- Elizabeth of York appears in Brenda Honeyman's novel Richmond and Elizabeth (1970) about the lives of Henry Tudor and Elizabeth of York before and during their marriage, which is complicated in the novel by Henry's resentment and coldness and by Elizabeth's incestuous love for her uncle, the dead King Richard III.
- Elizabeth of York appears in Sharon Kay Penman's first novel, The Sunne in Splendour, where she is portrayed as having loved her uncle, King Richard III, and briefly having false hopes of becoming his wife.
- Elizabeth of York appears in Anne Powers's novel Queen's Ransom, in three of four sections. This book is told from the point of view of each queen during the Wars of the Roses, so Elizabeth of York appears in her mother's (Elizabeth Woodville) and her second cousin's (Anne Neville) sections as well as her own.
- Elizabeth of York appears in Judith Arnopp's novel A Song of Sixpence: The Story of Elizabeth of York and Perkin Warbeck (2015).
- Elizabeth of York is the main character in Samantha Wilcoxson's Plantagenet Princess, Tudor Queen (2015). This novel begins during Elizabeth's childhood and follows her life through the turbulent years following her father's death and her marriage to Henry Tudor. Elizabeth is portrayed as a pious woman who is devoted to her husband, though she continues to search for the truth about her missing brothers, the Princes in the Tower.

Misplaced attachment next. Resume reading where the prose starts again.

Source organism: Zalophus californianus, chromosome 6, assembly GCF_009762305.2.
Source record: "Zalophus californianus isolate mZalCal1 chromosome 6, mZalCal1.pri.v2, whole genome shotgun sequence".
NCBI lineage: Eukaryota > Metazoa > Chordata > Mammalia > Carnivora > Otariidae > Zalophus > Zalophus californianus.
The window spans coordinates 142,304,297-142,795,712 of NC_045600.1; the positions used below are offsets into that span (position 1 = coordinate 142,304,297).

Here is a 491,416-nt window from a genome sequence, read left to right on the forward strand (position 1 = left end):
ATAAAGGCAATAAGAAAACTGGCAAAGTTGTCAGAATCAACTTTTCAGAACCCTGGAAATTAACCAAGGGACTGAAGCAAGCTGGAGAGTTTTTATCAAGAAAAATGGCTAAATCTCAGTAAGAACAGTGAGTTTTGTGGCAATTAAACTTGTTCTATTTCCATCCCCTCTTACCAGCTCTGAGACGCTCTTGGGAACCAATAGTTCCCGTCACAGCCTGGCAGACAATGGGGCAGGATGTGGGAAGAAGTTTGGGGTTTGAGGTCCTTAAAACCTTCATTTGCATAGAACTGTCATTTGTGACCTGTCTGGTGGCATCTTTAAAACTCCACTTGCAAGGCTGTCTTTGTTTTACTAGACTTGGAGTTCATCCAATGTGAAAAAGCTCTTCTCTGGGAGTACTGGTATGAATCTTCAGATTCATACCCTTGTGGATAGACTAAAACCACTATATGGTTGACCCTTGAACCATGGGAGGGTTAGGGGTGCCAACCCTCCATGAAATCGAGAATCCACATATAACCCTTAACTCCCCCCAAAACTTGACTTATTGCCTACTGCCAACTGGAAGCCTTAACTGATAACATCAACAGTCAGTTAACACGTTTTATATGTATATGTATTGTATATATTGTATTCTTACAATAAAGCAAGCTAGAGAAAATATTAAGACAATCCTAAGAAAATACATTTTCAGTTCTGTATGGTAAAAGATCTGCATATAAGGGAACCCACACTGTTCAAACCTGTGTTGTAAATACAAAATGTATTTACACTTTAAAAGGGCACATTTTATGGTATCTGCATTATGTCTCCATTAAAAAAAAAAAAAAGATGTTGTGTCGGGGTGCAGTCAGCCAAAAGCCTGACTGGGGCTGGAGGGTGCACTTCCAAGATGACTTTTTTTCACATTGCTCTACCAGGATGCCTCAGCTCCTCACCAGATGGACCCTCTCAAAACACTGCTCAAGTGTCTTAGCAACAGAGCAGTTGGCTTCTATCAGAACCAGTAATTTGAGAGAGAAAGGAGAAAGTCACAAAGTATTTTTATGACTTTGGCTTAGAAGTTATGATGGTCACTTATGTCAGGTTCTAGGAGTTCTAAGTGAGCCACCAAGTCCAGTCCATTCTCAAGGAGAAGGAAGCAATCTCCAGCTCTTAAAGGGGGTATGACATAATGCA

- Maclagan, Michael; Louda, Jiří (1999). Line of Succession: Heraldry of the Royal Families of Europe. London: Little, Brown & Co. p. 22. ISBN 1-85605-469-1.
- Her husband's arms (the royal arms of England) are impaled with her own paternal arms: Femme: quarterly, first: Royal arms of England (Lionel of Antwerp, 1st Duke of Clarence), second and third: Or, a cross gules (de Burgh), fourth (Mortimer).The House of York Archived 4 March 2016 at the Wayback Machine. These arms were also borne by her half-brother Arthur Plantagenet, 1st Viscount Lisle, KG, and emphasised the descent of the House of York from Lionel of Antwerp, 1st Duke of Clarence, on which relationship its claim to the throne was founded.
- Carson, Annette. "Richard III. The Maligned King."
- "The House of Tudor". Retrieved 20 September 2013.
- "Richard III – King – Biography.com". Biography.com. Retrieved 5 September 2016.
- "BBC – History – Historic Figures: The Princes in the Tower". bbc.co.uk.
- Genealogical Tables in Morgan, (1988), p.709
- Barrie Williams, "The Portuguese Connection and the Significance of the 'Holy Princess'", The Ricardian, Vol. 6, No. 90, March 1983.
- "Henry VII". tudorhistory.org.
- Williamson, Audrey. The Mysteries of the Princes.
- Blackstone, W. (1765). Commentaries on the Laws of England. Oxford: Clarendon Press.